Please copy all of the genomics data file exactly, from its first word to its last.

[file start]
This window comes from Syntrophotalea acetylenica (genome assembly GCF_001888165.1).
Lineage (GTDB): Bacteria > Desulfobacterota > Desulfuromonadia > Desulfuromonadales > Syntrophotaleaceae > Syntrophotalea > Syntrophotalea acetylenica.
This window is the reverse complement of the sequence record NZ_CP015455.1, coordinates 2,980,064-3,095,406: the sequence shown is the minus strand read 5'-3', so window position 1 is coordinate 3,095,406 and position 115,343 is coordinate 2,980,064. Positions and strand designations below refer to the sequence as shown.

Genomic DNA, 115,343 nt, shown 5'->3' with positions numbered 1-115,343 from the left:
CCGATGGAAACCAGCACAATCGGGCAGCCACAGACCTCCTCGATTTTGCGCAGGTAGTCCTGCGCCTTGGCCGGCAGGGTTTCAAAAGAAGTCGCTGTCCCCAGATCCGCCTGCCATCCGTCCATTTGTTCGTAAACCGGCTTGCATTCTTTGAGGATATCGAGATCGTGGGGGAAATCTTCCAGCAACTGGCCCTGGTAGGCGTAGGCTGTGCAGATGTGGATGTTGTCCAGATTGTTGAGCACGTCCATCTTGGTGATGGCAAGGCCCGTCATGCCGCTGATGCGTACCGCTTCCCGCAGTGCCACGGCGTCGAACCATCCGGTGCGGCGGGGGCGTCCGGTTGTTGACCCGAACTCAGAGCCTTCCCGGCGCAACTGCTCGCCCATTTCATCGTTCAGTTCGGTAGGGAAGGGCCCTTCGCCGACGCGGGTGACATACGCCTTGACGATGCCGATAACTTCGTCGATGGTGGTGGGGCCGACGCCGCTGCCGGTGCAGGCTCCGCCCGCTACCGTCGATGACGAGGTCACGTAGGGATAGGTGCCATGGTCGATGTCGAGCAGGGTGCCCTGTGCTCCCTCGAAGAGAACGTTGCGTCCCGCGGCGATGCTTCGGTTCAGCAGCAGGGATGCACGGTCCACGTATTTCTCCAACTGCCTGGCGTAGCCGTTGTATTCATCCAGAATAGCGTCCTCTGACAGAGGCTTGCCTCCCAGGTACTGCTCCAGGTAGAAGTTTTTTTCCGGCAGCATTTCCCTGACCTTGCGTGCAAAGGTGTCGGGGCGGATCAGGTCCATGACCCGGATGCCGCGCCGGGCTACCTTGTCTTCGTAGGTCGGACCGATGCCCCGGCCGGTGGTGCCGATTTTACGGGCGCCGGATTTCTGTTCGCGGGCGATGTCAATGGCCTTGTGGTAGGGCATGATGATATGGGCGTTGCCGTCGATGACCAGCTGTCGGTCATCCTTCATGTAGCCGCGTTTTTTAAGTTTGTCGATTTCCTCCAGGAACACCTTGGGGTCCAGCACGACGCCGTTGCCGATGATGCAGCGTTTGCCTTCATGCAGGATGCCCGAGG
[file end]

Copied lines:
This window comes from Syntrophotalea acetylenica (genome assembly GCF_001888165.1).
Lineage (GTDB): Bacteria > Desulfobacterota > Desulfuromonadia > Desulfuromonadales > Syntrophotaleaceae > Syntrophotalea > Syntrophotalea acetylenica.
This window is the reverse complement of the sequence record NZ_CP015455.1, coordinates 2,980,064-3,095,406: the sequence shown is the minus strand read 5'-3', so window position 1 is coordinate 3,095,406 and position 115,343 is coordinate 2,980,064. Positions and strand designations below refer to the sequence as shown.

Genomic DNA, 115,343 nt, shown 5'->3' with positions numbered 1-115,343 from the left:
CCGATGGAAACCAGCACAATCGGGCAGCCACAGACCTCCTCGATTTTGCGCAGGTAGTCCTGCGCCTTGGCCGGCAGGGTTTCAAAAGAAGTCGCTGTCCCCAGATCCGCCTGCCATCCGTCCATTTGTTCGTAAACCGGCTTGCATTCTTTGAGGATATCGAGATCGTGGGGGAAATCTTCCAGCAACTGGCCCTGGTAGGCGTAGGCTGTGCAGATGTGGATGTTGTCCAGATTGTTGAGCACGTCCATCTTGGTGATGGCAAGGCCCGTCATGCCGCTGATGCGTACCGCTTCCCGCAGTGCCACGGCGTCGAACCATCCGGTGCGGCGGGGGCGTCCGGTTGTTGACCCGAACTCAGAGCCTTCCCGGCGCAACTGCTCGCCCATTTCATCGTTCAGTTCGGTAGGGAAGGGCCCTTCGCCGACGCGGGTGACATACGCCTTGACGATGCCGATAACTTCGTCGATGGTGGTGGGGCCGACGCCGCTGCCGGTGCAGGCTCCGCCCGCTACCGTCGATGACGAGGTCACGTAGGGATAGGTGCCATGGTCGATGTCGAGCAGGGTGCCCTGTGCTCCCTCGAAGAGAACGTTGCGTCCCGCGGCGATGCTTCGGTTCAGCAGCAGGGATGCACGGTCCACGTATTTCTCCAACTGCCTGGCGTAGCCGTTGTATTCATCCAGAATAGCGTCCTCTGACAGAGGCTTGCCTCCCAGGTACTGCTCCAGGTAGAAGTTTTTTTCCGGCAGCATTTCCCTGACCTTGCGTGCAAAGGTGTCGGGGCGGATCAGGTCCATGACCCGGATGCCGCGCCGGGCTACCTTGTCTTCGTAGGTCGGACCGATGCCCCGGCCGGTGGTGCCGATTTTACGGGCGCCGGATTTCTGTTCGCGGGCGATGTCAATGGCCTTGTGGTAGGGCATGATGATATGGGCGTTGCCGTCGATGACCAGCTGTCGGTCATCCTTCATGTAGCCGCGTTTTTTAAGTTTGTCGATTTCCTCCAGGAACACCTTGGGGTCCAGCACGACGCCGTTGCCGATGATGCAGCGTTTGCCTTCATGCAGGATGCCCGAGG